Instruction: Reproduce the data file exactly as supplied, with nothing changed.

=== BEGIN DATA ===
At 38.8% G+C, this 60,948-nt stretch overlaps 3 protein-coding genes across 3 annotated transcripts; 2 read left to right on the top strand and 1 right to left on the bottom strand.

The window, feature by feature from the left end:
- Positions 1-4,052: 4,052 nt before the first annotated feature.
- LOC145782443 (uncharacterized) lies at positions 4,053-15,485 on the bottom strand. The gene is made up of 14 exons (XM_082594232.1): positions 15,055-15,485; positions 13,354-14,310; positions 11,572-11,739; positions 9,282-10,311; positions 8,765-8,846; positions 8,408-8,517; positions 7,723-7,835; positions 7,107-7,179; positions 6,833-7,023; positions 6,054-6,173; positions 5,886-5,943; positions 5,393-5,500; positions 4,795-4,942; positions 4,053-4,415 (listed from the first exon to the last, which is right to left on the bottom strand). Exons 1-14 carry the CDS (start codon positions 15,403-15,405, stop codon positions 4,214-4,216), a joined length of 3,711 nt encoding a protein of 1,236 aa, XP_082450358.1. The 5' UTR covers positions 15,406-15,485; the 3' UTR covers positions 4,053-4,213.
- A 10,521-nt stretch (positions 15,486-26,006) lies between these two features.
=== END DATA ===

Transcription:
At 38.8% G+C, this 60,948-nt stretch overlaps 3 protein-coding genes across 3 annotated transcripts; 2 read left to right on the top strand and 1 right to left on the bottom strand.

The window, feature by feature from the left end:
- Positions 1-4,052: 4,052 nt before the first annotated feature.
- LOC145782443 (uncharacterized) lies at positions 4,053-15,485 on the bottom strand. The gene is made up of 14 exons (XM_082594232.1): positions 15,055-15,485; positions 13,354-14,310; positions 11,572-11,739; positions 9,282-10,311; positions 8,765-8,846; positions 8,408-8,517; positions 7,723-7,835; positions 7,107-7,179; positions 6,833-7,023; positions 6,054-6,173; positions 5,886-5,943; positions 5,393-5,500; positions 4,795-4,942; positions 4,053-4,415 (listed from the first exon to the last, which is right to left on the bottom strand). Exons 1-14 carry the CDS (start codon positions 15,403-15,405, stop codon positions 4,214-4,216), a joined length of 3,711 nt encoding a protein of 1,236 aa, XP_082450358.1. The 5' UTR covers positions 15,406-15,485; the 3' UTR covers positions 4,053-4,213.
- A 10,521-nt stretch (positions 15,486-26,006) lies between these two features.